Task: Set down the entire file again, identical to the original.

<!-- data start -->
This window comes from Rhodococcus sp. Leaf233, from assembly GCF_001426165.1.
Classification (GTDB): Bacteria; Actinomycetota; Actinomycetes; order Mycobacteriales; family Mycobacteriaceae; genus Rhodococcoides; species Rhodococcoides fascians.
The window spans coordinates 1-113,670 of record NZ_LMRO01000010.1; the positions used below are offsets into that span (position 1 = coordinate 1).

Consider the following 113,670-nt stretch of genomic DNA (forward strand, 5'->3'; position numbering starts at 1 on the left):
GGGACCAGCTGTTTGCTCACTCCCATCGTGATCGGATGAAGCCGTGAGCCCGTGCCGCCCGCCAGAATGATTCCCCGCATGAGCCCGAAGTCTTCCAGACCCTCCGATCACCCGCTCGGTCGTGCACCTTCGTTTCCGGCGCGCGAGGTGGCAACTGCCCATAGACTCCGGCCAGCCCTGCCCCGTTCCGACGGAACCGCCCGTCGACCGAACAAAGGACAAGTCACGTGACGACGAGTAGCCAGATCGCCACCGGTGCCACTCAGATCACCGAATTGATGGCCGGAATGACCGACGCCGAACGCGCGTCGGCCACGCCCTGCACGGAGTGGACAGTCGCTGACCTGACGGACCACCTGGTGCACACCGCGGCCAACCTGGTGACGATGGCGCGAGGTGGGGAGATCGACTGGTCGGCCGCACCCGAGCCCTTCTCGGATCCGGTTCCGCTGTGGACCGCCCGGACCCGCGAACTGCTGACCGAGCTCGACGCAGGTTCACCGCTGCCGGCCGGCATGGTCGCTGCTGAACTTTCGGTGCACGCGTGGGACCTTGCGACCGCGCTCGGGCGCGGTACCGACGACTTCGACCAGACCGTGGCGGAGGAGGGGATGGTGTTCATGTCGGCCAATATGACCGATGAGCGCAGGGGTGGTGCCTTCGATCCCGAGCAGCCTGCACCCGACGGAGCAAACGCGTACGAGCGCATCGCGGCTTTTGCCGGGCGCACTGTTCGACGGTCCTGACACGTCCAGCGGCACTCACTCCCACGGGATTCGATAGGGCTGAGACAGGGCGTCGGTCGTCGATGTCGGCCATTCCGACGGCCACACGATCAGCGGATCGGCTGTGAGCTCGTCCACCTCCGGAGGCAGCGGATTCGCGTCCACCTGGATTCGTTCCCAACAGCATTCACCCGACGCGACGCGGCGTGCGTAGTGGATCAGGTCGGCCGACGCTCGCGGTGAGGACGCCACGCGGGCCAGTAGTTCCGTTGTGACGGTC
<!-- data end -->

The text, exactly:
This window comes from Rhodococcus sp. Leaf233, from assembly GCF_001426165.1.
Classification (GTDB): Bacteria; Actinomycetota; Actinomycetes; order Mycobacteriales; family Mycobacteriaceae; genus Rhodococcoides; species Rhodococcoides fascians.
The window spans coordinates 1-113,670 of record NZ_LMRO01000010.1; the positions used below are offsets into that span (position 1 = coordinate 1).

Consider the following 113,670-nt stretch of genomic DNA (forward strand, 5'->3'; position numbering starts at 1 on the left):
GGGACCAGCTGTTTGCTCACTCCCATCGTGATCGGATGAAGCCGTGAGCCCGTGCCGCCCGCCAGAATGATTCCCCGCATGAGCCCGAAGTCTTCCAGACCCTCCGATCACCCGCTCGGTCGTGCACCTTCGTTTCCGGCGCGCGAGGTGGCAACTGCCCATAGACTCCGGCCAGCCCTGCCCCGTTCCGACGGAACCGCCCGTCGACCGAACAAAGGACAAGTCACGTGACGACGAGTAGCCAGATCGCCACCGGTGCCACTCAGATCACCGAATTGATGGCCGGAATGACCGACGCCGAACGCGCGTCGGCCACGCCCTGCACGGAGTGGACAGTCGCTGACCTGACGGACCACCTGGTGCACACCGCGGCCAACCTGGTGACGATGGCGCGAGGTGGGGAGATCGACTGGTCGGCCGCACCCGAGCCCTTCTCGGATCCGGTTCCGCTGTGGACCGCCCGGACCCGCGAACTGCTGACCGAGCTCGACGCAGGTTCACCGCTGCCGGCCGGCATGGTCGCTGCTGAACTTTCGGTGCACGCGTGGGACCTTGCGACCGCGCTCGGGCGCGGTACCGACGACTTCGACCAGACCGTGGCGGAGGAGGGGATGGTGTTCATGTCGGCCAATATGACCGATGAGCGCAGGGGTGGTGCCTTCGATCCCGAGCAGCCTGCACCCGACGGAGCAAACGCGTACGAGCGCATCGCGGCTTTTGCCGGGCGCACTGTTCGACGGTCCTGACACGTCCAGCGGCACTCACTCCCACGGGATTCGATAGGGCTGAGACAGGGCGTCGGTCGTCGATGTCGGCCATTCCGACGGCCACACGATCAGCGGATCGGCTGTGAGCTCGTCCACCTCCGGAGGCAGCGGATTCGCGTCCACCTGGATTCGTTCCCAACAGCATTCACCCGACGCGACGCGGCGTGCGTAGTGGATCAGGTCGGCCGACGCTCGCGGTGAGGACGCCACGCGGGCCAGTAGTTCCGTTGTGACGGTC